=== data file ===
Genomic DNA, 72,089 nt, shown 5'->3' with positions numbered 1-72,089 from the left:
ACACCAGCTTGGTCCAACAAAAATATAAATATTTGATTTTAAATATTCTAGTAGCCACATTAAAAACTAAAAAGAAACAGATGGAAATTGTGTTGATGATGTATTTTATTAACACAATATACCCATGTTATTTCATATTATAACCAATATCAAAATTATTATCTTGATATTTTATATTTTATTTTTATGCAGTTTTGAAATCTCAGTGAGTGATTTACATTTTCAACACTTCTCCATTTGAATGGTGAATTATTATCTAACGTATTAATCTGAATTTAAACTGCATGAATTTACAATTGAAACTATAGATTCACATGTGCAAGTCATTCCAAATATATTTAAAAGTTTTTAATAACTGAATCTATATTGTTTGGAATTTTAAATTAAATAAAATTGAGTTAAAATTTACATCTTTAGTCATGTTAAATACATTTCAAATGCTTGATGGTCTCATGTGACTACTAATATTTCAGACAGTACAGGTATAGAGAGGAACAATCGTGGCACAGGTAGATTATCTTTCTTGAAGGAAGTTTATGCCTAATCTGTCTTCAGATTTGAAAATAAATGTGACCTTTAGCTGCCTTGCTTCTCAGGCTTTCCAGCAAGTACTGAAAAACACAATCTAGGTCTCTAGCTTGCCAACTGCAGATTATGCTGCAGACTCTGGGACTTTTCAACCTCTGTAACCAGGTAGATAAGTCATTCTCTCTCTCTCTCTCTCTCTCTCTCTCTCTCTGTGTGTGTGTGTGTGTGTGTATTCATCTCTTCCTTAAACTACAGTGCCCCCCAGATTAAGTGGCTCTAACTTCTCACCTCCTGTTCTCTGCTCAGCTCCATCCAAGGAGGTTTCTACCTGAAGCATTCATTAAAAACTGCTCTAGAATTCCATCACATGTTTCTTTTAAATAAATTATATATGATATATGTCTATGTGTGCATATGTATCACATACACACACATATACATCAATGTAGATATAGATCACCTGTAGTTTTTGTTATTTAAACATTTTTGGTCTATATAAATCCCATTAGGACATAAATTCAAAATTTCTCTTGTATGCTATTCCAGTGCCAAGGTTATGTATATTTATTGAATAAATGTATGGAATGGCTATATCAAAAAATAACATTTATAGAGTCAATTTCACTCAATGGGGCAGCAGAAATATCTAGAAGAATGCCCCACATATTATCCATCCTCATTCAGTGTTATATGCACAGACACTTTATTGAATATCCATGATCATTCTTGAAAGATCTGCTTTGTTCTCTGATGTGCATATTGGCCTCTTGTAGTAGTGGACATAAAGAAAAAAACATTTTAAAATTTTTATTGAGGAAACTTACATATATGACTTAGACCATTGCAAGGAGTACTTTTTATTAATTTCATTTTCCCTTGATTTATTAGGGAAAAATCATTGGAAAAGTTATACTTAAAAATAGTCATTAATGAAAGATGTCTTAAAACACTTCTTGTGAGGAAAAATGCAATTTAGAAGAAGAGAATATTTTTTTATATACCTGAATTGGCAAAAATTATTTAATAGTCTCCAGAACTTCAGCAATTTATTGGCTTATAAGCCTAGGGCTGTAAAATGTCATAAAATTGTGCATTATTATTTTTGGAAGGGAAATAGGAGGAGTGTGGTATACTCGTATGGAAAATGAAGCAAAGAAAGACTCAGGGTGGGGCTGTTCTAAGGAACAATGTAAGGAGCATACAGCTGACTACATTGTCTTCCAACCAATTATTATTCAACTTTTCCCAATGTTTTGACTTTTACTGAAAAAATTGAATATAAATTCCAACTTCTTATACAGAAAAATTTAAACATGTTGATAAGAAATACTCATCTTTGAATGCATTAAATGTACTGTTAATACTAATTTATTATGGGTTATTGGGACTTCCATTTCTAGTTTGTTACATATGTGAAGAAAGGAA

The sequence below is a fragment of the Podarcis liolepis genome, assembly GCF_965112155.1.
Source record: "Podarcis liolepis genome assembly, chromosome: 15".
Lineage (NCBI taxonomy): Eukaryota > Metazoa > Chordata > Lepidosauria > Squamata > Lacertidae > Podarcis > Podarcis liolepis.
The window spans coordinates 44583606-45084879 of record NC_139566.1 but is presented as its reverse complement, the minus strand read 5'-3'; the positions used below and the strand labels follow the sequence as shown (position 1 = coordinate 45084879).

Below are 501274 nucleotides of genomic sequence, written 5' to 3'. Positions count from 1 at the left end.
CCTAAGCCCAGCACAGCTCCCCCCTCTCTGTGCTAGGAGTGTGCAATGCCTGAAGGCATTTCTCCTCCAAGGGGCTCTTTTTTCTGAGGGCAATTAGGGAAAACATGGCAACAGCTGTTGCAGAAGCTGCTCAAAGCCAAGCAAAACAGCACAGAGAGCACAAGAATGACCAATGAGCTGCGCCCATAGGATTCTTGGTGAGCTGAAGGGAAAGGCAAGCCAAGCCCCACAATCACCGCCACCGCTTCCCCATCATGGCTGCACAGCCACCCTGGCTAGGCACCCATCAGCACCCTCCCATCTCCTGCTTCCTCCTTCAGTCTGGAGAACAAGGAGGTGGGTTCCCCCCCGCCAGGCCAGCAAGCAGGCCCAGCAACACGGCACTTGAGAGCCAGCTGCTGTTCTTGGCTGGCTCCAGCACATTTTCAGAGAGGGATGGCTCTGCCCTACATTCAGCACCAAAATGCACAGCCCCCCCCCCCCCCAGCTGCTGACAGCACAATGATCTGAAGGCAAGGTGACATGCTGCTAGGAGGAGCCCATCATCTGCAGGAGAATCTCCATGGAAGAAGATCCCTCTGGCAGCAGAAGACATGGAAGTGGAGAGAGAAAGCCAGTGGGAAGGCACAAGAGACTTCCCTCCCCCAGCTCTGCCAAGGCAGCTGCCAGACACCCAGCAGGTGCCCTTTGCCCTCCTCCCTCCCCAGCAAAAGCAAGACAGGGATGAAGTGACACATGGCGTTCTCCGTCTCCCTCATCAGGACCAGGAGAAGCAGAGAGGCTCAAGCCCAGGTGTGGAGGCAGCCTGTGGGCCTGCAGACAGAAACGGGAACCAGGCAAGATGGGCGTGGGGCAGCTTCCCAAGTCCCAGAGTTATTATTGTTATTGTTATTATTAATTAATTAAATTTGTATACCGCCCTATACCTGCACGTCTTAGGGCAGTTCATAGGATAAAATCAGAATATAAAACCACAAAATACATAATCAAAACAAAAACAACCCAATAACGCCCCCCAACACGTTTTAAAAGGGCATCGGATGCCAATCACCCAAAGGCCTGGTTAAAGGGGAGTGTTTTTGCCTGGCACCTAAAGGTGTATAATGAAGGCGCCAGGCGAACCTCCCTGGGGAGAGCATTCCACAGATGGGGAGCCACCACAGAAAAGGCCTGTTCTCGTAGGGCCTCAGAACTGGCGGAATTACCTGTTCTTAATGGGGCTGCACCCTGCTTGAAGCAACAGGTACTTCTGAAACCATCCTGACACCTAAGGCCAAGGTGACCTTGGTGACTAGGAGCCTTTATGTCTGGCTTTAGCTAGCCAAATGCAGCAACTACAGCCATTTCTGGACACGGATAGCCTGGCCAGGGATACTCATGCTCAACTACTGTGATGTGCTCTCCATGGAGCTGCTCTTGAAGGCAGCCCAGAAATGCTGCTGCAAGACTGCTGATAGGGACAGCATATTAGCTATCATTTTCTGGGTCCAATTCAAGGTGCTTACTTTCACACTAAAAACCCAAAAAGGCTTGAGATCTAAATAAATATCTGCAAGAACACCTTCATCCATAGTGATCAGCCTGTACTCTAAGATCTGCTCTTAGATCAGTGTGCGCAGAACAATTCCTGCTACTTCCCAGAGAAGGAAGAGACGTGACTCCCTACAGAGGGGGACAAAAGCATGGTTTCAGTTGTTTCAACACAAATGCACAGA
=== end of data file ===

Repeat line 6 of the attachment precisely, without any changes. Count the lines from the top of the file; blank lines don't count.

The window spans coordinates 44583606-45084879 of record NC_139566.1 but is presented as its reverse complement, the minus strand read 5'-3'; the positions used below and the strand labels follow the sequence as shown (position 1 = coordinate 45084879).